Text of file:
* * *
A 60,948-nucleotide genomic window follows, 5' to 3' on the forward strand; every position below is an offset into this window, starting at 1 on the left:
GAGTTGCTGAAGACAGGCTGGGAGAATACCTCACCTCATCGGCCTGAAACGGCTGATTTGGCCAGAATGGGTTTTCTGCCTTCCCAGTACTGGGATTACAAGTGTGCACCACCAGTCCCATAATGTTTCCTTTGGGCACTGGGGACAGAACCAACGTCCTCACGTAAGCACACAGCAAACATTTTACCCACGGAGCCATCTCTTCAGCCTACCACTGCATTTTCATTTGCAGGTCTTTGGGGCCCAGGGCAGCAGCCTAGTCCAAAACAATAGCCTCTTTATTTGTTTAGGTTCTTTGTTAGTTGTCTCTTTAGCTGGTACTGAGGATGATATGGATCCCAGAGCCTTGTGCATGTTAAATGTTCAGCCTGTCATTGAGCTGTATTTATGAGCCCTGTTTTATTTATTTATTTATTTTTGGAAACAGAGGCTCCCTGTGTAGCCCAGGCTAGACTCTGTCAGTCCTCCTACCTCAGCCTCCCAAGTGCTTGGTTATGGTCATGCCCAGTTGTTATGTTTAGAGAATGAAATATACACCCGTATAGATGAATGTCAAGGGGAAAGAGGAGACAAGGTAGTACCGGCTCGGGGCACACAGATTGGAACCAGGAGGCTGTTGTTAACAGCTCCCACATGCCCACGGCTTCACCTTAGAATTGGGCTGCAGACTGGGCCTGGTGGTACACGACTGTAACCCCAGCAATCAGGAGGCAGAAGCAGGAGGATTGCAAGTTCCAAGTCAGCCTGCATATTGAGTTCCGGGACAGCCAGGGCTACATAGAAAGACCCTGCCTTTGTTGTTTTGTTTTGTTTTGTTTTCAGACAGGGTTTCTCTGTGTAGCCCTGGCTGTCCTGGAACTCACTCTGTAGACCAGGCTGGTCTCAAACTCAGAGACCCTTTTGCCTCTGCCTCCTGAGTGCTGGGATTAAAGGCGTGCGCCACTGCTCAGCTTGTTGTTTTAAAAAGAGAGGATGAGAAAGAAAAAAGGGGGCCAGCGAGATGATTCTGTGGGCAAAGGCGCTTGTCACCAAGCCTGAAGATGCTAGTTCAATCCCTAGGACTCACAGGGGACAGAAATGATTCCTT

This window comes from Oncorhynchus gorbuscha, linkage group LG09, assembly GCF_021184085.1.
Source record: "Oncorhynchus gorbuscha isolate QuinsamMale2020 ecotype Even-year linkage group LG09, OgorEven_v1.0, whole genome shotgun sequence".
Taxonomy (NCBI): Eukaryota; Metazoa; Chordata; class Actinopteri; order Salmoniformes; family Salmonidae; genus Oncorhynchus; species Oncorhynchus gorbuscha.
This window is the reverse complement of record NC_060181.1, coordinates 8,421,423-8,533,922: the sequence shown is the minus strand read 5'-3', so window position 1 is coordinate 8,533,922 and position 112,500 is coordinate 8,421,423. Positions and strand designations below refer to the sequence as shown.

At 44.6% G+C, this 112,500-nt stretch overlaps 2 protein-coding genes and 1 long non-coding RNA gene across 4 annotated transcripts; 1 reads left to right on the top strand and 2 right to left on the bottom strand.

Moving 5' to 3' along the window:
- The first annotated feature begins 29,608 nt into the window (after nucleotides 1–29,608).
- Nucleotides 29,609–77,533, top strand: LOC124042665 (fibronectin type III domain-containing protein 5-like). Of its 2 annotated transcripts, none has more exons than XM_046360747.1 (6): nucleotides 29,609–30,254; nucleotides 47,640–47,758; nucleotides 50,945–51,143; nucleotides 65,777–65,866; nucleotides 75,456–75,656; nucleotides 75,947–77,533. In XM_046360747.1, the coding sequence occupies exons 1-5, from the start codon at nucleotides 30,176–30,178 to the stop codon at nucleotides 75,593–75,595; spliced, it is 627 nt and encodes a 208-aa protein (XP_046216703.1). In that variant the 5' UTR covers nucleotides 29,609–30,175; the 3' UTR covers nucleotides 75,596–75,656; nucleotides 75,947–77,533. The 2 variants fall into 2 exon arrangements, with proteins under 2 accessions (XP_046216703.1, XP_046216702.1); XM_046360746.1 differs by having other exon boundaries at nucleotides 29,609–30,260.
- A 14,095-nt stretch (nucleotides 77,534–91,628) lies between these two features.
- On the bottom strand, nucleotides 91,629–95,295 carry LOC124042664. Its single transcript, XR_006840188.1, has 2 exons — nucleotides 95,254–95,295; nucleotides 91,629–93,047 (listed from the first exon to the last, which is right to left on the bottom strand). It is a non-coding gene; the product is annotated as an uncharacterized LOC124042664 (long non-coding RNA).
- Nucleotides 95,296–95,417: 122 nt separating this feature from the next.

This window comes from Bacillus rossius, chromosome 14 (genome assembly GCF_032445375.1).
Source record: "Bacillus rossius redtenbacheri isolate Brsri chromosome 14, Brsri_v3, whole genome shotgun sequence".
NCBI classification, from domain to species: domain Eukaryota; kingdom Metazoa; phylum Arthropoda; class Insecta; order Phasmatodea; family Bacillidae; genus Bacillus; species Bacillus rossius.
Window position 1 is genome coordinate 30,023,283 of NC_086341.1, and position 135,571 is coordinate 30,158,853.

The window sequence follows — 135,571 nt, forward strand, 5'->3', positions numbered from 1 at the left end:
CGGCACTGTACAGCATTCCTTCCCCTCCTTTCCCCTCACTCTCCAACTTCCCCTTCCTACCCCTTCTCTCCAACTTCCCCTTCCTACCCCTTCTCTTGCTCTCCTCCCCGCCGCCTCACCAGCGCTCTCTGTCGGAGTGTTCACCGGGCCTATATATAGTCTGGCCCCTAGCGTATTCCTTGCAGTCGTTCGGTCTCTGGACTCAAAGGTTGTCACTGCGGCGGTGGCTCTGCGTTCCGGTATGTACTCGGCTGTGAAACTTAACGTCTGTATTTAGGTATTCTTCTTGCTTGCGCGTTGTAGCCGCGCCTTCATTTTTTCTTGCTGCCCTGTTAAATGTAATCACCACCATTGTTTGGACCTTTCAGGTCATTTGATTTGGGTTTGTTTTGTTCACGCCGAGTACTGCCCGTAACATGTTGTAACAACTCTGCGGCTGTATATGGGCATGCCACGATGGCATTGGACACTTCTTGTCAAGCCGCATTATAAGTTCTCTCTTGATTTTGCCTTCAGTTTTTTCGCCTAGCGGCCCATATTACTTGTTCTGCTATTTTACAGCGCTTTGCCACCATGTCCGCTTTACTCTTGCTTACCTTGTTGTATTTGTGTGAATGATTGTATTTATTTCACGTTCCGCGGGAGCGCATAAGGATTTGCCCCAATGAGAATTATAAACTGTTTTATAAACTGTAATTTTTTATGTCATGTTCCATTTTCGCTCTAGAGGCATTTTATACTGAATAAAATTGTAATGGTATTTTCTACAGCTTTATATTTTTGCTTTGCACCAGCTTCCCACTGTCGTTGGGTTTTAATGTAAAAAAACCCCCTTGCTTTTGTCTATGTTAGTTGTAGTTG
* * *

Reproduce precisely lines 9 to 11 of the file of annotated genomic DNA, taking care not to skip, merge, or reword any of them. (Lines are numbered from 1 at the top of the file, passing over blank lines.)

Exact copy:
- The first annotated feature begins 29,608 nt into the window (after nucleotides 1–29,608).
- Nucleotides 29,609–77,533, top strand: LOC124042665 (fibronectin type III domain-containing protein 5-like). Of its 2 annotated transcripts, none has more exons than XM_046360747.1 (6): nucleotides 29,609–30,254; nucleotides 47,640–47,758; nucleotides 50,945–51,143; nucleotides 65,777–65,866; nucleotides 75,456–75,656; nucleotides 75,947–77,533. In XM_046360747.1, the coding sequence occupies exons 1-5, from the start codon at nucleotides 30,176–30,178 to the stop codon at nucleotides 75,593–75,595; spliced, it is 627 nt and encodes a 208-aa protein (XP_046216703.1). In that variant the 5' UTR covers nucleotides 29,609–30,175; the 3' UTR covers nucleotides 75,596–75,656; nucleotides 75,947–77,533. The 2 variants fall into 2 exon arrangements, with proteins under 2 accessions (XP_046216703.1, XP_046216702.1); XM_046360746.1 differs by having other exon boundaries at nucleotides 29,609–30,260.
- A 14,095-nt stretch (nucleotides 77,534–91,628) lies between these two features.